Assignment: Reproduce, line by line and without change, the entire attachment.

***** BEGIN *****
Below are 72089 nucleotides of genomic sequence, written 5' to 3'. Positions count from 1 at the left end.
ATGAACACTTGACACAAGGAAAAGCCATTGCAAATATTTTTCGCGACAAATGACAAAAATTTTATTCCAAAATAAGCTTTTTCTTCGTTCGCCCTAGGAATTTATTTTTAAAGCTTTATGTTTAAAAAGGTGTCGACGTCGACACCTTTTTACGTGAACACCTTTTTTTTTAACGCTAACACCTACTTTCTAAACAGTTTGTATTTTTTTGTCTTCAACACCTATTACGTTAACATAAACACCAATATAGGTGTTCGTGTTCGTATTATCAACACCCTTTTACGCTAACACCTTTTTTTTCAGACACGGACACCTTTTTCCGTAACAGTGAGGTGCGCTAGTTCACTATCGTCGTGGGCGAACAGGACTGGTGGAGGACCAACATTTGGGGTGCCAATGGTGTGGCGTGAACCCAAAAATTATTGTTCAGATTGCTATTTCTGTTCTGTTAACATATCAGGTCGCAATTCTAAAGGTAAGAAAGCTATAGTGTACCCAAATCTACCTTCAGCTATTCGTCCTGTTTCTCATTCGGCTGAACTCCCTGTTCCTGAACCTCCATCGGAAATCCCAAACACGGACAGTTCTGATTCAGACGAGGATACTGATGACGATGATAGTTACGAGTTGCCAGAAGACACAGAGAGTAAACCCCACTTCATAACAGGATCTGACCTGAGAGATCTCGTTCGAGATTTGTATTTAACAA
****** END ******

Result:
Below are 72089 nucleotides of genomic sequence, written 5' to 3'. Positions count from 1 at the left end.
ATGAACACTTGACACAAGGAAAAGCCATTGCAAATATTTTTCGCGACAAATGACAAAAATTTTATTCCAAAATAAGCTTTTTCTTCGTTCGCCCTAGGAATTTATTTTTAAAGCTTTATGTTTAAAAAGGTGTCGACGTCGACACCTTTTTACGTGAACACCTTTTTTTTTAACGCTAACACCTACTTTCTAAACAGTTTGTATTTTTTTGTCTTCAACACCTATTACGTTAACATAAACACCAATATAGGTGTTCGTGTTCGTATTATCAACACCCTTTTACGCTAACACCTTTTTTTTCAGACACGGACACCTTTTTCCGTAACAGTGAGGTGCGCTAGTTCACTATCGTCGTGGGCGAACAGGACTGGTGGAGGACCAACATTTGGGGTGCCAATGGTGTGGCGTGAACCCAAAAATTATTGTTCAGATTGCTATTTCTGTTCTGTTAACATATCAGGTCGCAATTCTAAAGGTAAGAAAGCTATAGTGTACCCAAATCTACCTTCAGCTATTCGTCCTGTTTCTCATTCGGCTGAACTCCCTGTTCCTGAACCTCCATCGGAAATCCCAAACACGGACAGTTCTGATTCAGACGAGGATACTGATGACGATGATAGTTACGAGTTGCCAGAAGACACAGAGAGTAAACCCCACTTCATAACAGGATCTGACCTGAGAGATCTCGTTCGAGATTTGTATTTAACAA